(b) Alleged aggressive fundamentalist proselytism
53. The Government alleged that the first applicant had sought to impose fundamentalist Islam on others through the use of force and threats.
54. In support of that allegation the Government submitted two statements by Ms M., the person whom the first applicant had married through a Muslim religious ceremony.
The first statement was written by her on 2 September 1996. On that day Mr Al-Nashif had locked her up in her room in a hotel where they had been staying during a trip to Pleven. Ms M. had called the police. She and the first applicant had been brought to the police station where they had submitted written statements and had been released. No charges had been brought against Mr Al-Nashif on that occasion. He submitted that he had locked the door as Ms M. had been in a depressed state and could have hurt herself.
55. In her statement to the police Ms M. wrote that the first applicant had told her that she should believe in Mohamed or burn in Hell, but she had replied that she loved Jesus Christ. The first applicant had also told her to dress as a Muslim woman. She further stated that she had read in the local press about the threat of fundamentalism in Smolyan. She knew that people with “black briefcases full of 100 dollar notes” were entering Bulgaria with the purpose of spreading Islam, brainwashing Bulgarians and waging “Jihad – death to Christians”. She knew that they were using “bombs, guns, sedatives and other inadmissible means in order to smuggle into the country illegal [copies of the] Koran, drugs, and more”.
56. The Government submitted a second written statement by Ms M., which was made on 19 January 2001 and addressed to the Court, for the purposes of these proceedings. That statement repeated Ms M.’s earlier allegations and added that the first applicant had operated with large amounts of cash, had given charity for the building of mosques and religious schools and had distributed food and clothes. He had allegedly made video tapes recording the results of his activities and had sent them to his benefactors “in the Islamic states”.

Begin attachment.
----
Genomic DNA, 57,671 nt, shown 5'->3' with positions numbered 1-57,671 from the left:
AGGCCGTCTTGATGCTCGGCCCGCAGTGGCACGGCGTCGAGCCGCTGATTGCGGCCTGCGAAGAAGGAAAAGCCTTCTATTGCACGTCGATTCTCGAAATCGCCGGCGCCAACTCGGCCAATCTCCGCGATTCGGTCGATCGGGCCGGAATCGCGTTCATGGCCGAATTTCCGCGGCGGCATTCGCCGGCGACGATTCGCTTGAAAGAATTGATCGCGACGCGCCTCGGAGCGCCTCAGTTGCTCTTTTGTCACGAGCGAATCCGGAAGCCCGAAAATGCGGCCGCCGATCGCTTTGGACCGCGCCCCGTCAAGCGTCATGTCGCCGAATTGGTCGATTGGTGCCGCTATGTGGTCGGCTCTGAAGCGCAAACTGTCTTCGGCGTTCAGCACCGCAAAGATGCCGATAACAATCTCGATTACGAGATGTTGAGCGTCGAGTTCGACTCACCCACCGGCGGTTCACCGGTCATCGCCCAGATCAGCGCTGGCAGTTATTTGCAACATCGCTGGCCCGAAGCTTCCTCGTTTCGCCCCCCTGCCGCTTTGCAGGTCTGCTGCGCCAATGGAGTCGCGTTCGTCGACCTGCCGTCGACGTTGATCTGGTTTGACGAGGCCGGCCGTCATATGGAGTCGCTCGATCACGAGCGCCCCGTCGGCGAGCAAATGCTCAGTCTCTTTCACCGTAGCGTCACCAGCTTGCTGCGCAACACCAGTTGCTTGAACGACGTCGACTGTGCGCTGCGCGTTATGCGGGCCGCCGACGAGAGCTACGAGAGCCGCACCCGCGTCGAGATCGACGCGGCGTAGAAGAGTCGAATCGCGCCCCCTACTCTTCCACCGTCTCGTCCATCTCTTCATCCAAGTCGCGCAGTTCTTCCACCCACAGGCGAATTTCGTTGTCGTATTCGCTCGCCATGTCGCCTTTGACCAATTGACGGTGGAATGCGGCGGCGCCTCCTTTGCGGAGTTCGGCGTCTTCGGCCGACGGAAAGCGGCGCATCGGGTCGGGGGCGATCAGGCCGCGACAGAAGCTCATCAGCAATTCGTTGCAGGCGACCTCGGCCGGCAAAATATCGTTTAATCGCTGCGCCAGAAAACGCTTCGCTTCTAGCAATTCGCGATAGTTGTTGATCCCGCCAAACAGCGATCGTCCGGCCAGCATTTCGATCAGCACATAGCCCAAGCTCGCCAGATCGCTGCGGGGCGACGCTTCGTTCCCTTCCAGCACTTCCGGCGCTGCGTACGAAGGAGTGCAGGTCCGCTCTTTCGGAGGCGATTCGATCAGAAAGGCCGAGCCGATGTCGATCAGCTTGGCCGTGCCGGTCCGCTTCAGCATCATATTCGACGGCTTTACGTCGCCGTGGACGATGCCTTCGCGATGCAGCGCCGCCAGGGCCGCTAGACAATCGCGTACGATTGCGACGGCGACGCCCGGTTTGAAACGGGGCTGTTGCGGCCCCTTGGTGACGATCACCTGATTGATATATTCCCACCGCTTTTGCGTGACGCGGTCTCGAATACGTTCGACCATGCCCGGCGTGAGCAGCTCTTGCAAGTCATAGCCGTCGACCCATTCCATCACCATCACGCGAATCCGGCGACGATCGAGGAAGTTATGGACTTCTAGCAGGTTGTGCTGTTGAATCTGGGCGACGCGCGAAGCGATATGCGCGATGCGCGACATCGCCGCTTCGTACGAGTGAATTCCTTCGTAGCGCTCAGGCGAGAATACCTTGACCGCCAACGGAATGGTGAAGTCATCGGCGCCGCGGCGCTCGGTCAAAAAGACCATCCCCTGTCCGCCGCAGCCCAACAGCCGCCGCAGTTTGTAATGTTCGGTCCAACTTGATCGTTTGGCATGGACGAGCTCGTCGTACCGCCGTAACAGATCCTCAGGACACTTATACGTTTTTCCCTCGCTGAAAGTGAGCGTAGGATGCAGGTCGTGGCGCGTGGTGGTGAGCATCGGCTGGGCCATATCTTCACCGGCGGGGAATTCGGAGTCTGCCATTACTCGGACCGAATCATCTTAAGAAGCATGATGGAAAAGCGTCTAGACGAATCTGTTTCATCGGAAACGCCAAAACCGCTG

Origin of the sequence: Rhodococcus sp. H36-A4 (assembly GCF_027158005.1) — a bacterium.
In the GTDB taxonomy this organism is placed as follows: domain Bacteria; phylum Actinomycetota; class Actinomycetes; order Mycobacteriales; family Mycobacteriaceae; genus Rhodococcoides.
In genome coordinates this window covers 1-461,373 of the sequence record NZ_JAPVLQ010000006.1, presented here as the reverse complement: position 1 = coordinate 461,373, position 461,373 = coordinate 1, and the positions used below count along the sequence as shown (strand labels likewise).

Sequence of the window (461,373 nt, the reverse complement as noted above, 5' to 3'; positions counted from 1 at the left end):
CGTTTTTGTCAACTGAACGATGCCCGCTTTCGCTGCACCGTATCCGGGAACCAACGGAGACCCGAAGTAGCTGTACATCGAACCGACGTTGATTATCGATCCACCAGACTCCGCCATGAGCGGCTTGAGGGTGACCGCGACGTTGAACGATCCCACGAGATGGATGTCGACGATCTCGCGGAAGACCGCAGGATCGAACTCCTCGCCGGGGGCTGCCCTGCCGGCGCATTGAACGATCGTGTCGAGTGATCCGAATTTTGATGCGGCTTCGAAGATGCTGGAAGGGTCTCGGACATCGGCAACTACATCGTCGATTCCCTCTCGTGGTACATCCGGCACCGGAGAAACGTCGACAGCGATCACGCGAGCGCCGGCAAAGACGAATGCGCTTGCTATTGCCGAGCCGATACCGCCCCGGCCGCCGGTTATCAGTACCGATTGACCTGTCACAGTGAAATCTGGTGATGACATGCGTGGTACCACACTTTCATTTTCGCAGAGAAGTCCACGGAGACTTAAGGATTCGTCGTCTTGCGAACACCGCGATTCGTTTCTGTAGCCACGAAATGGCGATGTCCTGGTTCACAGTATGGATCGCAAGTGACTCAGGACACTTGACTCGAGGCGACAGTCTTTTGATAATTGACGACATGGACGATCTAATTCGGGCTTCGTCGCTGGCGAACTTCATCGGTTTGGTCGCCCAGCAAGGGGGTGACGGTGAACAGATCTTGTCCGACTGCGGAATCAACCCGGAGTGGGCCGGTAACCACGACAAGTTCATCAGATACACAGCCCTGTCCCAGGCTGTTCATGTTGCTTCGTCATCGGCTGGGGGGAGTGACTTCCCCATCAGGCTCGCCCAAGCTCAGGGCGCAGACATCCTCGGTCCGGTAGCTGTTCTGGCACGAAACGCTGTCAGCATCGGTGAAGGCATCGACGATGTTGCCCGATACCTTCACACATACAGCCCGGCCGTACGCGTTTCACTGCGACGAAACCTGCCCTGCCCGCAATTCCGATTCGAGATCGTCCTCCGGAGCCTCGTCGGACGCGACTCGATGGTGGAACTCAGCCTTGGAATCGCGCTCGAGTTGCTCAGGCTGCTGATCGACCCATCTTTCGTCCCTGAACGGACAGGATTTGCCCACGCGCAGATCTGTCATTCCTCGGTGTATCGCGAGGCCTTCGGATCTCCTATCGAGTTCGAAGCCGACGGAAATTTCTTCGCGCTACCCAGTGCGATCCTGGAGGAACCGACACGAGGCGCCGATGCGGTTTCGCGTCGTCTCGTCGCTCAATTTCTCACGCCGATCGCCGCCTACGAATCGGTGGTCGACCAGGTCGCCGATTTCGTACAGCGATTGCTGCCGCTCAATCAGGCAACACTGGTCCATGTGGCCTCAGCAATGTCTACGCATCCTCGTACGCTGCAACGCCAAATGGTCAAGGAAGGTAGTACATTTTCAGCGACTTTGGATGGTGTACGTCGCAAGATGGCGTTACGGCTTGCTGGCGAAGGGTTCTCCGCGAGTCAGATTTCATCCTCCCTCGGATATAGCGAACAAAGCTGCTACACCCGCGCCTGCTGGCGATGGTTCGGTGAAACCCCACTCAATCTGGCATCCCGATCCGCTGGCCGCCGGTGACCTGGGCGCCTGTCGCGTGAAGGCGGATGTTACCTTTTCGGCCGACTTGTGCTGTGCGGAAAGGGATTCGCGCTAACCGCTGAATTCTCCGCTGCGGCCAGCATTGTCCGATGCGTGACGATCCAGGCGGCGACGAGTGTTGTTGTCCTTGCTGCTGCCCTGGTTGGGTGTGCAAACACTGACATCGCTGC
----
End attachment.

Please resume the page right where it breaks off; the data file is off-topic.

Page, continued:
(c) Alleged links with fundamentalist organisations
57. The Government stated (in submissions to the Court and through the “information note” described below) that Mr Al-Nashif had been a representative of the Islamic foundation Tayba, which had allegedly continued the activities of the “banned” foundations Irshad and Al Wakf Al Islami.
Further, Mr Al-Nashif had registered several commercial firms in Bulgaria and his partners in these firms had included persons who had been co-ordinators of fundamentalist organisations such as Tayba, Irshad and El-Manar. Finally, there existed information that Mr Al-Nashif had performed management and co-ordination functions in the “illegitimate” Union of Islamic Organisations, Bulgarian branch.
The Government did not provide further details about those organisations.
58. The first applicant replied that he had never been a representative for the Tayba foundation which, in any event, as of 2001, was still functioning lawfully in Bulgaria. It had been registered in Bulgaria in 1995. By Decision no. 325 of 7 July 1998 the Council of Ministers had authorised the foundation to engage in religious activities.
The Irshad foundation was not a fundamentalist organisation either. It had been registered in Bulgaria in 1991 and as recently as 2001 the competent court had certified that its registration had not been terminated. The former Chief Mufti, whose election to that post had been registered by the Government in 1997, was a member of its managing board.
The El-Manar foundation had indeed been dissolved on 15 February 1996 on the ground that its goals were unlawful. However, its representative had not been among the persons named by the Government as Mr Al-Nashif’s business partners.
The applicants submitted copies of certificates issued by the legal persons’ register at the competent court.
(d) Alleged fundamentalist activities at the Narechenski Bani seminar
59. The Government stated that the seminar had been organised under the auspices of the Irshad foundation, which was allegedly known as one of the disguised creatures of the Muslim Brothers, a fundamentalist organisation. The police had considered the seminar unlawful and dangerous for national security. The printed and video material that had been confiscated had disclosed preaching of “religious and ethnic extremism”. The police had put an end to the seminar. Two of the instructors who had participated had been deported from Bulgaria. Mr Al-Nashif had allegedly been one of the organisers. He and all other participants had received oral warnings.
60. In support of these allegations the Government submitted copies of newspaper articles.